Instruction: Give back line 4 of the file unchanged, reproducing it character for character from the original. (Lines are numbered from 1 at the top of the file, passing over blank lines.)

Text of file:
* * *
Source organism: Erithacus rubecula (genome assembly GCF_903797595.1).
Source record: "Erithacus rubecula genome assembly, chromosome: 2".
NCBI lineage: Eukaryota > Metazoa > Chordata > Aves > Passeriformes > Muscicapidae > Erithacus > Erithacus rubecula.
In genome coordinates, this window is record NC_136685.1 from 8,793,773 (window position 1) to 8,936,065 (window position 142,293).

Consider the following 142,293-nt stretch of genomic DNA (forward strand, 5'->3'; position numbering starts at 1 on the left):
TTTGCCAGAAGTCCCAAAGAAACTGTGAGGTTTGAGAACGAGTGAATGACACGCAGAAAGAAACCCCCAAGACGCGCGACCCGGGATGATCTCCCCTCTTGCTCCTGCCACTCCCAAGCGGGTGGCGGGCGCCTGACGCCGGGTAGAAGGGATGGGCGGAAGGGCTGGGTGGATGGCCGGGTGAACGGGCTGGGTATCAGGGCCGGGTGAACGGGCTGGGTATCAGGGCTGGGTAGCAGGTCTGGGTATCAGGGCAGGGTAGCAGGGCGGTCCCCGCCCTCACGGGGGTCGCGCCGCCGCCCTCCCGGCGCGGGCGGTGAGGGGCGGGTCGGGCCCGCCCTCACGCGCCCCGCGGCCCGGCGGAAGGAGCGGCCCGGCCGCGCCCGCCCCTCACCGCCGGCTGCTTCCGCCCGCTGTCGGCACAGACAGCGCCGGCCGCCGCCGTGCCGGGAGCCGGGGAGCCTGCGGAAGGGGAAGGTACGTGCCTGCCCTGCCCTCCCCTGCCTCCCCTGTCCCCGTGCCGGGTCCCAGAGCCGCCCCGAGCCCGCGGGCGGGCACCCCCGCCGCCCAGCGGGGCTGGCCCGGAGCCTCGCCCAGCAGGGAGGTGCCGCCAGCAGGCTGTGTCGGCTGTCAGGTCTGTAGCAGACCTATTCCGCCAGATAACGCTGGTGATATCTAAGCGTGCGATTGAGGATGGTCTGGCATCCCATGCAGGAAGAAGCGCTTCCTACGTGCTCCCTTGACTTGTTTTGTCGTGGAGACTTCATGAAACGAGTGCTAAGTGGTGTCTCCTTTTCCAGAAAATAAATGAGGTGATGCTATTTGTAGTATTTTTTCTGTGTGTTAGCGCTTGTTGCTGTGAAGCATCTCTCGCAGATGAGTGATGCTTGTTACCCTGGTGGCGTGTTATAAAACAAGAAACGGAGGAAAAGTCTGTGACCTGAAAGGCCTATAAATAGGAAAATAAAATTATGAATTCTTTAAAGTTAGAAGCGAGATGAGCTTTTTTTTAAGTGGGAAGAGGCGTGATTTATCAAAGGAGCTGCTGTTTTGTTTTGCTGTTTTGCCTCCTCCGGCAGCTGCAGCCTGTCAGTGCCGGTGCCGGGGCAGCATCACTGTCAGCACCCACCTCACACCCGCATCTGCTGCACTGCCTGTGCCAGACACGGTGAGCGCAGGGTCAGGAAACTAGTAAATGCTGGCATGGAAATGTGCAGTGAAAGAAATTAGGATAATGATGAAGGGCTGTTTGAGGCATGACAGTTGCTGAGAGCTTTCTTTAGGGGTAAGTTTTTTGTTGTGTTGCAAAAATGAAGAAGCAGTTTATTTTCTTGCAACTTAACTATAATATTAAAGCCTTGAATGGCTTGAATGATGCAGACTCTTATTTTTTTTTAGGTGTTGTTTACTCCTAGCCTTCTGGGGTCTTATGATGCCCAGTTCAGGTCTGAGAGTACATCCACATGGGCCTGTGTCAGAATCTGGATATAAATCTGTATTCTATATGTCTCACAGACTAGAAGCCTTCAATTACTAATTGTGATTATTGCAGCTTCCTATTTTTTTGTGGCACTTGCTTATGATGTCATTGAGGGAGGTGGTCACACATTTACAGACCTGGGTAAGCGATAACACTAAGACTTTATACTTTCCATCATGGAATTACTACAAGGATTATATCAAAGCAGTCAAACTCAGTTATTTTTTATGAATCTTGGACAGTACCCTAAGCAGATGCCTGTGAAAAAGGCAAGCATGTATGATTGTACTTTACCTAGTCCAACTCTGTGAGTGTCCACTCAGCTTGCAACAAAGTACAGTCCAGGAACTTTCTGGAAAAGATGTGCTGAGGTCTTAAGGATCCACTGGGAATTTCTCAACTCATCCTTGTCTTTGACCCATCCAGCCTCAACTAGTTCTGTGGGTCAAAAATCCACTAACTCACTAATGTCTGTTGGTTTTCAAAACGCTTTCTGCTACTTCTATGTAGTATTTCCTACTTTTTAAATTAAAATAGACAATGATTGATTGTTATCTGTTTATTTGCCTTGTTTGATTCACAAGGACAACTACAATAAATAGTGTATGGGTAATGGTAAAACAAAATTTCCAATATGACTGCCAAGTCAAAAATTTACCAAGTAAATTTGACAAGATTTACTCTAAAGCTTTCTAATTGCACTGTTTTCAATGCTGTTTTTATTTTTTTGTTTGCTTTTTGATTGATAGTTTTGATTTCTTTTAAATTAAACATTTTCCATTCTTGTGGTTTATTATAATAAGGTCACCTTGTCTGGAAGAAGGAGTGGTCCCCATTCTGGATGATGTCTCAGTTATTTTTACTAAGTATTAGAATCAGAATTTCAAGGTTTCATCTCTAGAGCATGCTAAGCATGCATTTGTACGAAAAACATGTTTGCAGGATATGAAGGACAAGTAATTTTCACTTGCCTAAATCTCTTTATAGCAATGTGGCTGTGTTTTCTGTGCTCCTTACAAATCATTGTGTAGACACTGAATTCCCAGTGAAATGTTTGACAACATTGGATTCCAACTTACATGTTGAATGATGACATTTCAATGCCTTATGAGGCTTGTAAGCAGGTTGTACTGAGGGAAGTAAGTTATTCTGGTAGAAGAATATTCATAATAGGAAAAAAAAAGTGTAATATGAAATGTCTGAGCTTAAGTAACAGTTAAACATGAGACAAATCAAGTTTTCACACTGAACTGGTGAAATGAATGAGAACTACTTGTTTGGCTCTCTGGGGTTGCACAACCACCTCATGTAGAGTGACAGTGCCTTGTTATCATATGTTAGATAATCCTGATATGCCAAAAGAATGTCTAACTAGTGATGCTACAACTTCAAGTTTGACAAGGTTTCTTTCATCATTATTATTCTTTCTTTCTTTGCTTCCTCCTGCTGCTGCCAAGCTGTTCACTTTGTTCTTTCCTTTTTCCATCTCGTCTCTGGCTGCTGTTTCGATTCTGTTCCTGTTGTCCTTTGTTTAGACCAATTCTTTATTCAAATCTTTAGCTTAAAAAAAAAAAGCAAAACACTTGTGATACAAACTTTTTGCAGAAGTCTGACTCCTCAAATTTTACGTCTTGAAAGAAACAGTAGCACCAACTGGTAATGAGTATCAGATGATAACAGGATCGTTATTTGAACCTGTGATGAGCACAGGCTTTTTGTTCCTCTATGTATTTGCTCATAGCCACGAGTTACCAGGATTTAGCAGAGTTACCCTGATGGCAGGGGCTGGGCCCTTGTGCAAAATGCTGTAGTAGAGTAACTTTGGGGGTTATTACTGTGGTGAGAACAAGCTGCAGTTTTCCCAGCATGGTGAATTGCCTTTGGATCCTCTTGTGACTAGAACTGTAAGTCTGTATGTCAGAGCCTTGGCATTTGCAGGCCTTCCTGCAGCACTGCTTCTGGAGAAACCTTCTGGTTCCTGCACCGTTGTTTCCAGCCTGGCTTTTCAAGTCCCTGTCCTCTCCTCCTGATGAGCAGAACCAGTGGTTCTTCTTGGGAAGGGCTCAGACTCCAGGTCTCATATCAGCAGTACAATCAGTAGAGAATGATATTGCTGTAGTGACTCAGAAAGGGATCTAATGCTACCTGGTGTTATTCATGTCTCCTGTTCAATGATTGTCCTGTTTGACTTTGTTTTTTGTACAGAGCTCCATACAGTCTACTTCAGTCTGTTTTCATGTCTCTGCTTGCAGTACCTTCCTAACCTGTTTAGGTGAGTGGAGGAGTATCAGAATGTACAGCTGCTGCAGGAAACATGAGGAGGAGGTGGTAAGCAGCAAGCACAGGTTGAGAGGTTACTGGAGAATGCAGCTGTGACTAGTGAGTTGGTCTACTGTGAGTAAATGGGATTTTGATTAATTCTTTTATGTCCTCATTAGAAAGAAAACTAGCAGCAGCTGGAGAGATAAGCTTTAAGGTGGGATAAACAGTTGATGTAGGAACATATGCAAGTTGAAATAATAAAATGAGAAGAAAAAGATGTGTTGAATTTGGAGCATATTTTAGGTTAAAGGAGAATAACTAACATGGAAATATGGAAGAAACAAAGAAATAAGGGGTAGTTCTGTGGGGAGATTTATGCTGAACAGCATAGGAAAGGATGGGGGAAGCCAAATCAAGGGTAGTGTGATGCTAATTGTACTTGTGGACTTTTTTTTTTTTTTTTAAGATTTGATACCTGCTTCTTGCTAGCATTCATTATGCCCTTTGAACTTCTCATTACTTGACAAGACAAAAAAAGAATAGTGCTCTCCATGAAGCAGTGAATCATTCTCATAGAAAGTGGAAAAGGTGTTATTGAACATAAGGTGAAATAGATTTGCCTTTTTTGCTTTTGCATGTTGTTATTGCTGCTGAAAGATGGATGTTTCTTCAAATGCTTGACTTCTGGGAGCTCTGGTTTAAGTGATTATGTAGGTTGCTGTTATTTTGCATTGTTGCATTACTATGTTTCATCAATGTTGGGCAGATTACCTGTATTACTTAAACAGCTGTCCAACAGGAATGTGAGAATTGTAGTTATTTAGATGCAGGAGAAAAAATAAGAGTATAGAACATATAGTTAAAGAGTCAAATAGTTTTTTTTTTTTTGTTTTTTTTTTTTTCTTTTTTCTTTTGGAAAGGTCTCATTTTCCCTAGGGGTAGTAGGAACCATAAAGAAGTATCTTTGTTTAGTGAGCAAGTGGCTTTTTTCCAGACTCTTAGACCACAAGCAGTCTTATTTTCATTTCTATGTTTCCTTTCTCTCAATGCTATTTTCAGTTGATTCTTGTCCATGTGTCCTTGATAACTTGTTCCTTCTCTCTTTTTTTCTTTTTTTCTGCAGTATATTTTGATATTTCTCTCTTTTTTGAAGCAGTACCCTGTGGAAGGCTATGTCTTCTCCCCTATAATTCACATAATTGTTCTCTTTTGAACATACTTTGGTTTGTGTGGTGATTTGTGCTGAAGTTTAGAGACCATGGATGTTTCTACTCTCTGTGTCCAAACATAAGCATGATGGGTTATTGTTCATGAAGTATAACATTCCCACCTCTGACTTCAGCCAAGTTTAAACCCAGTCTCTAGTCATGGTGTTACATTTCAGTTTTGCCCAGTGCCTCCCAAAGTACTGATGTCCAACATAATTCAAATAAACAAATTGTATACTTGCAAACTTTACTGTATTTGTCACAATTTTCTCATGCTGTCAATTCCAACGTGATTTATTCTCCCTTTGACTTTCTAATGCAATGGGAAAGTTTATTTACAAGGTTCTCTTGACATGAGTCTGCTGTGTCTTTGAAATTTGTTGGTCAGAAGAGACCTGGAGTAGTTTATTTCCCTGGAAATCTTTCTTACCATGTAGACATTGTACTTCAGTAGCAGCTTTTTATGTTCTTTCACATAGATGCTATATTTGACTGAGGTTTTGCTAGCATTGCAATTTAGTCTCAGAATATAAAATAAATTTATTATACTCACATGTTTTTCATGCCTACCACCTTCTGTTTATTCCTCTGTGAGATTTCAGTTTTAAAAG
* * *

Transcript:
In genome coordinates, this window is record NC_136685.1 from 8,793,773 (window position 1) to 8,936,065 (window position 142,293).